An Illustrated Social History

Walk 5.

oaths administered by two JPs denying the spiritual authority of the Pope, on pain of the penalties for resistance


£20 a month for not attending the parish church;


disqualification from holding office;


forbidden to keep arms, initiate a civil law suit, travel five miles without permission, act as executor, guardian, doctor or lawyer


Catholics could not sit in parliament or on corporations, or hold any civil or military office under the Crown


Catholics paid a double land tax, and protestant heirs had a prior claim to estates over Catholic heirs

THROUGH THE PARK AND UP CLAY HILL

WALK FIVE Starts from Caford, the ancient river crossing at the West end of the village, and crosses the former parkland belonging to the Abbey of Bury St Edmunds, in the direction of Clay Hill. This old Roman Road may have been part of a major road down from Norfolk (‘Peddars Way’) which would have headed on to the great camp at Colchester. The walk turns left above Park Wood to run through the old common, where we have found Roman remains.


This was the day when we took the old road, Clay Hill, which connects Monks Eleigh and Semer, and which is said to have been one of the two Roman highways across these lands in and about the parish. It is a good road now, but many complaints were recorded in days past about the condition of the sunken roadway, when the only form of maintenance seems to have consisted of piling more and more flints into the worst of the water-filled pits in the rood surface.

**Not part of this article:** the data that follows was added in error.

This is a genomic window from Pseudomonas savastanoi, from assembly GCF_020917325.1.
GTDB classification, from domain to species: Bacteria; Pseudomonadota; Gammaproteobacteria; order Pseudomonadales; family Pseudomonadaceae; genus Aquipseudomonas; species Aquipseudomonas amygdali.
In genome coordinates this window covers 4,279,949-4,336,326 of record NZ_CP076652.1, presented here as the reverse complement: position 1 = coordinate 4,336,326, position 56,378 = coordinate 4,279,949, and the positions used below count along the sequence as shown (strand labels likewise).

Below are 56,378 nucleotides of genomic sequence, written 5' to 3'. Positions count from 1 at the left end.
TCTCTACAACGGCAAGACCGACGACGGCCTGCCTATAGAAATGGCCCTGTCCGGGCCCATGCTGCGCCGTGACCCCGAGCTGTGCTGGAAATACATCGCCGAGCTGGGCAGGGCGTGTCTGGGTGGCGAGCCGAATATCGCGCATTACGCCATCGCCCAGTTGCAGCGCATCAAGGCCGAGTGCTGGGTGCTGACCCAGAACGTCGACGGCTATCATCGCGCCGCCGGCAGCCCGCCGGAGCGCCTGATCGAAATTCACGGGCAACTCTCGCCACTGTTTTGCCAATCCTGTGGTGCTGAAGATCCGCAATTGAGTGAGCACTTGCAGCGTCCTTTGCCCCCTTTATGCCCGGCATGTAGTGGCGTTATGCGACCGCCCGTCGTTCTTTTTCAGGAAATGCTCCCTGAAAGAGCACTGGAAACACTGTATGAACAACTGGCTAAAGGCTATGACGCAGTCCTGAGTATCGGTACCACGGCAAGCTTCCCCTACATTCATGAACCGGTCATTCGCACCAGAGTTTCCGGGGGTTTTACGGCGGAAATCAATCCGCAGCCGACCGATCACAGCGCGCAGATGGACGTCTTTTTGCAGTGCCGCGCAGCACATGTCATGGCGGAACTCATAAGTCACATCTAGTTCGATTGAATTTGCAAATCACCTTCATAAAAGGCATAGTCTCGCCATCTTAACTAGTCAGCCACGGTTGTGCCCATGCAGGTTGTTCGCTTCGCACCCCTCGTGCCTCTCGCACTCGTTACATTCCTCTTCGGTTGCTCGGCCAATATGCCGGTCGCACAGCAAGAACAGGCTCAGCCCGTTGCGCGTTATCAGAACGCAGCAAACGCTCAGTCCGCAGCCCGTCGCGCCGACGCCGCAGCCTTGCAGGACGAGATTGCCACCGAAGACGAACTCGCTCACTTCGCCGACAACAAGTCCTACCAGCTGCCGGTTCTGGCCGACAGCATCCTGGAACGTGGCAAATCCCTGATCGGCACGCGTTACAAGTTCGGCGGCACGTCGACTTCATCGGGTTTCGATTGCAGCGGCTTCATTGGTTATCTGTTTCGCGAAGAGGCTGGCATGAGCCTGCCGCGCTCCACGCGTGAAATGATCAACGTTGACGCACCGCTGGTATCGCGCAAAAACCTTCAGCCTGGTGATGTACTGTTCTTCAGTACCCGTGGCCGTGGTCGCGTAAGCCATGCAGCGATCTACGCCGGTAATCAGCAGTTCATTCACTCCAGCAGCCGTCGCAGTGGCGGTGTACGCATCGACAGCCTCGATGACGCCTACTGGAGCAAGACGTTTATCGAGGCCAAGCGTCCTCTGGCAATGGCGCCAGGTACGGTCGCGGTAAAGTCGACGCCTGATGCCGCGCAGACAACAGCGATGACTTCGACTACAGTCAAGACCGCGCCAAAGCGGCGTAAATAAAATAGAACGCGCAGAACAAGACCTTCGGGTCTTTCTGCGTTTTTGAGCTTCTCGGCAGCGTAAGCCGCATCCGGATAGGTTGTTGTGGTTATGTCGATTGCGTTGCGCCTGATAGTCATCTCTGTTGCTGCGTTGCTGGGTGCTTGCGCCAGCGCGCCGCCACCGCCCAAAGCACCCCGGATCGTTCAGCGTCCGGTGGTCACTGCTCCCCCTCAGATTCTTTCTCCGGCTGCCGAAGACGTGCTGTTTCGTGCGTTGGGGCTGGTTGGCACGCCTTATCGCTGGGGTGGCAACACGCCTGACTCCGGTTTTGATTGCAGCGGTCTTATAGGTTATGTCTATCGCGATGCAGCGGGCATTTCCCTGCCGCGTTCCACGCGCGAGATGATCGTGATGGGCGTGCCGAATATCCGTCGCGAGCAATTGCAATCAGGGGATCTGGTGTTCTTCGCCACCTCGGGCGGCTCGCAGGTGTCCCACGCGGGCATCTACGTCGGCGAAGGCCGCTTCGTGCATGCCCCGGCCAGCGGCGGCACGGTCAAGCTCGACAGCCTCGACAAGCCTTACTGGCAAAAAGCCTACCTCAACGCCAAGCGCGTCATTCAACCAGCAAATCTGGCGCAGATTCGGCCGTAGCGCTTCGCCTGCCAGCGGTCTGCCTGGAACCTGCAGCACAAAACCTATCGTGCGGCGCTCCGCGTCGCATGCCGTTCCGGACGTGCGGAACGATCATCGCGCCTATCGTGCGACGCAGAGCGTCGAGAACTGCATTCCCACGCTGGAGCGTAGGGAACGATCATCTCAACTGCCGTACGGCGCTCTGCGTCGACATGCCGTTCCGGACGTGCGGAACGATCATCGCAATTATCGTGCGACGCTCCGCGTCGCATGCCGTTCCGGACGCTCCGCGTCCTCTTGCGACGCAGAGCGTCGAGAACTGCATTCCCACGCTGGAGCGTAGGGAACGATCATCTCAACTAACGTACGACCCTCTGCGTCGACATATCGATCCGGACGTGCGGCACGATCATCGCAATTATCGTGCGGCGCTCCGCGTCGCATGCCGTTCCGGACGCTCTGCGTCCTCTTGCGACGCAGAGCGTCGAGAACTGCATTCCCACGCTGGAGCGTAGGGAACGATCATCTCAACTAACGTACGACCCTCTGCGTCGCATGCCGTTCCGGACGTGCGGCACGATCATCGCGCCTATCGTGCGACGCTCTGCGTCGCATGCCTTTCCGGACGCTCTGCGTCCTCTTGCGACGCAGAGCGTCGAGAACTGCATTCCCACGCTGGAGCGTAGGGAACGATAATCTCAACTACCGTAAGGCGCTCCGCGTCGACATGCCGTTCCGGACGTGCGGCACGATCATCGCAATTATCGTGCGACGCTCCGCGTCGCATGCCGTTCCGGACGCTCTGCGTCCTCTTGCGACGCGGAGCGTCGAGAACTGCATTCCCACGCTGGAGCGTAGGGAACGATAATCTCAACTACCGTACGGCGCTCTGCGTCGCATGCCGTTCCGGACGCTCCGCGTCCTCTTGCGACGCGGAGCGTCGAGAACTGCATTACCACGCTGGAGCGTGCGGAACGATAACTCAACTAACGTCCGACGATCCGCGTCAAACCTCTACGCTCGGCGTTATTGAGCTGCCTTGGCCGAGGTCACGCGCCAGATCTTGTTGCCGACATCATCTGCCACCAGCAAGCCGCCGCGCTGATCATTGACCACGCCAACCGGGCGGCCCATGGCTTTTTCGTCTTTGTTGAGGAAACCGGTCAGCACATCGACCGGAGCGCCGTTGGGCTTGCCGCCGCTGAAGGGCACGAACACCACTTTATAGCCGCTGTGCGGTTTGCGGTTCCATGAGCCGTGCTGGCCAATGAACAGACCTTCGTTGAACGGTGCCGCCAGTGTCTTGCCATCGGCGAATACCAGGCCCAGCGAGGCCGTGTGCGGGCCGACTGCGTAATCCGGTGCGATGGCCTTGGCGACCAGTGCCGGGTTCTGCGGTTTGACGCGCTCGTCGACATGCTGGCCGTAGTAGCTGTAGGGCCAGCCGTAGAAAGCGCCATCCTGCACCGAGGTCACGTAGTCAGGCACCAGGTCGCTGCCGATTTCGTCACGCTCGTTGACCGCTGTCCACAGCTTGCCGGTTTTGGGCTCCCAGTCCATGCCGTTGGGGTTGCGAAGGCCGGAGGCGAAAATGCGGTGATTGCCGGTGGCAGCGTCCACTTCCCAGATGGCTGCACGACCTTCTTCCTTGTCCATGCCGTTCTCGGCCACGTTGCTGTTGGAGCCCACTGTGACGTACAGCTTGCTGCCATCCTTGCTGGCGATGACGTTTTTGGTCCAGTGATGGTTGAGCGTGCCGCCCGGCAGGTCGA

On the way, we crossed the bridge by the confluence of the two rivers coming down from Brettenham and Lavenham, and passed through what in former days was the Park owned by the Abbey of St Edmunds - what better time, then, to raise the thorny issue of religion. After the conflicts of former generations, England in the early 1700s enjoyed relative calm on this front, but there were underlying tensions and also opportunities - a situation not so different from our own.


Perhaps the first part of this walk serves as an apt metaphor for our hopes for a more united community of faith, as one stream moves gently forward to merge with another, coming from a quite distinct direction, but combining with it to power a great engine working for human growth and development.


As often on our walks, we made this pleasant outing without meeting anyone with whom we might have discussed the subject.


Prologue - The State of Religion in the early Eighteenth Century


Religious conflict had been at the root of the turbulent century just past, and by the time of Queen Anne’s death, there was little popular appetite for renewed arguments over the rights and wrongs of the Hanoverian succession. The protestant church was secure in the hands of the monarch and parliament together.


In part, this security depended upon a series of draconian penal laws against Catholics and other dissenting communities. In the case of Catholics, these restrictions included:

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fines of £200 on priests for saying Mass, which counted as high treason


fines of 40s a day on unapproved schoolmasters, and £40 a month for harbouring them

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There were laws against dissenters, including Quakers, and against